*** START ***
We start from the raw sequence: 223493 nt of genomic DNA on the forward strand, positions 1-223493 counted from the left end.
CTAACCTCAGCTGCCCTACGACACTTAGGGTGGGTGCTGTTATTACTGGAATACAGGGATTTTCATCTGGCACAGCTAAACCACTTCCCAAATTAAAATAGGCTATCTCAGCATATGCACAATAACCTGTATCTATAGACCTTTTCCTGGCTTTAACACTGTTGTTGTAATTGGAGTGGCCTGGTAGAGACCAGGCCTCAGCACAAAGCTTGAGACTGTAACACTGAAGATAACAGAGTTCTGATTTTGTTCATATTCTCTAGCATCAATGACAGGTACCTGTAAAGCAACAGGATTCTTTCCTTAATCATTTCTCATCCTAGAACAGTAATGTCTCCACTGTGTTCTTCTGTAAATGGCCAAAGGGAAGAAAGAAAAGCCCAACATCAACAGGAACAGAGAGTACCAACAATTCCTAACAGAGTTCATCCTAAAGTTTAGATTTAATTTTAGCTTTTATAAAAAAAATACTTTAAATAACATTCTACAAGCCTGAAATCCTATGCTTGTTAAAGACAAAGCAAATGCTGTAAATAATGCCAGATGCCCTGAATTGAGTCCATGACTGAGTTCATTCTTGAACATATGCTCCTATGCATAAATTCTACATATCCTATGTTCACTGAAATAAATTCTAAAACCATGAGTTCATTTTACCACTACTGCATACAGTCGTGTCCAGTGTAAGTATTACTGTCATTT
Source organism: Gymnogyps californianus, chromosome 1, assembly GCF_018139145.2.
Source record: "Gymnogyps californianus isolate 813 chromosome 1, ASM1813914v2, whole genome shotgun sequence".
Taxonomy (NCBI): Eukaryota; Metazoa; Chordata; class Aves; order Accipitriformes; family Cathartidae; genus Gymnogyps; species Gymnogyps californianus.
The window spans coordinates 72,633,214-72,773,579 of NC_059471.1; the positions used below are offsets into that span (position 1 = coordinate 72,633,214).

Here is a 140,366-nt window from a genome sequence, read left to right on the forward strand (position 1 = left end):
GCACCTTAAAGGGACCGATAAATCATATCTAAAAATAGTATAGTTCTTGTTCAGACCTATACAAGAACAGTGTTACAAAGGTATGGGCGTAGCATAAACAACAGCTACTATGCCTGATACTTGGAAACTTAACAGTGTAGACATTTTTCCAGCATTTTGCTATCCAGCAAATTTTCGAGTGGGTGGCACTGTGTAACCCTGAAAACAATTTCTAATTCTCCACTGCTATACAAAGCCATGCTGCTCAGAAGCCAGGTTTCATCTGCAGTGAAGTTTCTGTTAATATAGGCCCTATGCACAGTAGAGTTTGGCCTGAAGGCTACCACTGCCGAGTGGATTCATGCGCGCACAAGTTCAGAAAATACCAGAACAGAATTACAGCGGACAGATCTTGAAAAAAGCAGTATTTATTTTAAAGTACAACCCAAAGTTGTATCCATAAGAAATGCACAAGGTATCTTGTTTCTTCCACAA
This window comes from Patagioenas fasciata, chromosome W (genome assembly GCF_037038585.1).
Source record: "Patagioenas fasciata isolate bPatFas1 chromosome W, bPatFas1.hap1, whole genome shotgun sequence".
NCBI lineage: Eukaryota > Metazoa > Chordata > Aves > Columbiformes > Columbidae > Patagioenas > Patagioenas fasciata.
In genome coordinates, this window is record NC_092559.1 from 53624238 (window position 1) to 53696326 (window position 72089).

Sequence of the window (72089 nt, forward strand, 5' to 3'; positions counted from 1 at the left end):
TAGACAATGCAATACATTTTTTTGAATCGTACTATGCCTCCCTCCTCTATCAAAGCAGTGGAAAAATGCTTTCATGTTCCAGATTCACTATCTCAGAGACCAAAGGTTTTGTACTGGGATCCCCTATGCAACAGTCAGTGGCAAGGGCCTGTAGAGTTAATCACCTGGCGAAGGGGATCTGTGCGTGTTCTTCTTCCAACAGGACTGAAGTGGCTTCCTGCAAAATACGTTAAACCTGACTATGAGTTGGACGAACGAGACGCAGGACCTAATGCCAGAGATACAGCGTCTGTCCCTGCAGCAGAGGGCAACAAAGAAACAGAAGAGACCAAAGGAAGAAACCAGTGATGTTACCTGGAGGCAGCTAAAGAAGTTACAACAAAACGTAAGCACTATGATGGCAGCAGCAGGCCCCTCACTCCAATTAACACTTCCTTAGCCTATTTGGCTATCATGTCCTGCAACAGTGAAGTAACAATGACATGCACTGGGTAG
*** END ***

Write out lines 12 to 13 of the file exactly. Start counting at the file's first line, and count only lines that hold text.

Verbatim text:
In genome coordinates, this window is record NC_092559.1 from 53624238 (window position 1) to 53696326 (window position 72089).

Sequence of the window (72089 nt, forward strand, 5' to 3'; positions counted from 1 at the left end):